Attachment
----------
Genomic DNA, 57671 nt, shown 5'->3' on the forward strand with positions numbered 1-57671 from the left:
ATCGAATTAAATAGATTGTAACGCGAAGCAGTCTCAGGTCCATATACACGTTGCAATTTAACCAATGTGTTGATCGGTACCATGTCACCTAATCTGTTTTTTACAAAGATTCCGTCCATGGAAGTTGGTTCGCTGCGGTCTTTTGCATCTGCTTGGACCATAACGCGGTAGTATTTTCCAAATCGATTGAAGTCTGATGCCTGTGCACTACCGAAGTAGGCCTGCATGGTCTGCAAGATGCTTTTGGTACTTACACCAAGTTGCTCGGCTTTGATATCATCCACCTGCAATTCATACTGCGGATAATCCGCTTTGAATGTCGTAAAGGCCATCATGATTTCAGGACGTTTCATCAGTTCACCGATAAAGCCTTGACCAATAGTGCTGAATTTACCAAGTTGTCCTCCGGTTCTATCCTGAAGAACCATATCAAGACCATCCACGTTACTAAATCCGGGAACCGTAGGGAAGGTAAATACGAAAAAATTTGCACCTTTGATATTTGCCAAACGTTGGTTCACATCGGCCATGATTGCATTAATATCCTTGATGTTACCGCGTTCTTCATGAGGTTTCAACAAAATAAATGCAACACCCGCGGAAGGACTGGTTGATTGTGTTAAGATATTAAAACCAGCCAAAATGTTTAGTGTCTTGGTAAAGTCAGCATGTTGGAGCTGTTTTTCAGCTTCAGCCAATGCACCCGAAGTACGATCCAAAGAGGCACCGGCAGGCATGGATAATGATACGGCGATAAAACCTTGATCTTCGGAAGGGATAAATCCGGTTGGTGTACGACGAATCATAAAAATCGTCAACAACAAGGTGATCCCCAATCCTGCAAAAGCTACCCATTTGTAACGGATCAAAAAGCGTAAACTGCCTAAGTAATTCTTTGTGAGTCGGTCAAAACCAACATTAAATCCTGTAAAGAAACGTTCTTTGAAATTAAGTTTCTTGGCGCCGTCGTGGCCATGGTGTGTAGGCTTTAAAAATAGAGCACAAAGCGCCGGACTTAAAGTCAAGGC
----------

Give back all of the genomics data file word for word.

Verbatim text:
Genomic DNA, 57671 nt, shown 5'->3' on the forward strand with positions numbered 1-57671 from the left:
ATCGAATTAAATAGATTGTAACGCGAAGCAGTCTCAGGTCCATATACACGTTGCAATTTAACCAATGTGTTGATCGGTACCATGTCACCTAATCTGTTTTTTACAAAGATTCCGTCCATGGAAGTTGGTTCGCTGCGGTCTTTTGCATCTGCTTGGACCATAACGCGGTAGTATTTTCCAAATCGATTGAAGTCTGATGCCTGTGCACTACCGAAGTAGGCCTGCATGGTCTGCAAGATGCTTTTGGTACTTACACCAAGTTGCTCGGCTTTGATATCATCCACCTGCAATTCATACTGCGGATAATCCGCTTTGAATGTCGTAAAGGCCATCATGATTTCAGGACGTTTCATCAGTTCACCGATAAAGCCTTGACCAATAGTGCTGAATTTACCAAGTTGTCCTCCGGTTCTATCCTGAAGAACCATATCAAGACCATCCACGTTACTAAATCCGGGAACCGTAGGGAAGGTAAATACGAAAAAATTTGCACCTTTGATATTTGCCAAACGTTGGTTCACATCGGCCATGATTGCATTAATATCCTTGATGTTACCGCGTTCTTCATGAGGTTTCAACAAAATAAATGCAACACCCGCGGAAGGACTGGTTGATTGTGTTAAGATATTAAAACCAGCCAAAATGTTTAGTGTCTTGGTAAAGTCAGCATGTTGGAGCTGTTTTTCAGCTTCAGCCAATGCACCCGAAGTACGATCCAAAGAGGCACCGGCAGGCATGGATAATGATACGGCGATAAAACCTTGATCTTCGGAAGGGATAAATCCGGTTGGTGTACGACGAATCATAAAAATCGTCAACAACAAGGTGATCCCCAATCCTGCAAAAGCTACCCATTTGTAACGGATCAAAAAGCGTAAACTGCCTAAGTAATTCTTTGTGAGTCGGTCAAAACCAACATTAAATCCTGTAAAGAAACGTTCTTTGAAATTAAGTTTCTTGGCGCCGTCGTGGCCATGGTGTGTAGGCTTTAAAAATAGAGCACAAAGCGCCGGACTTAAAGTCAAGGC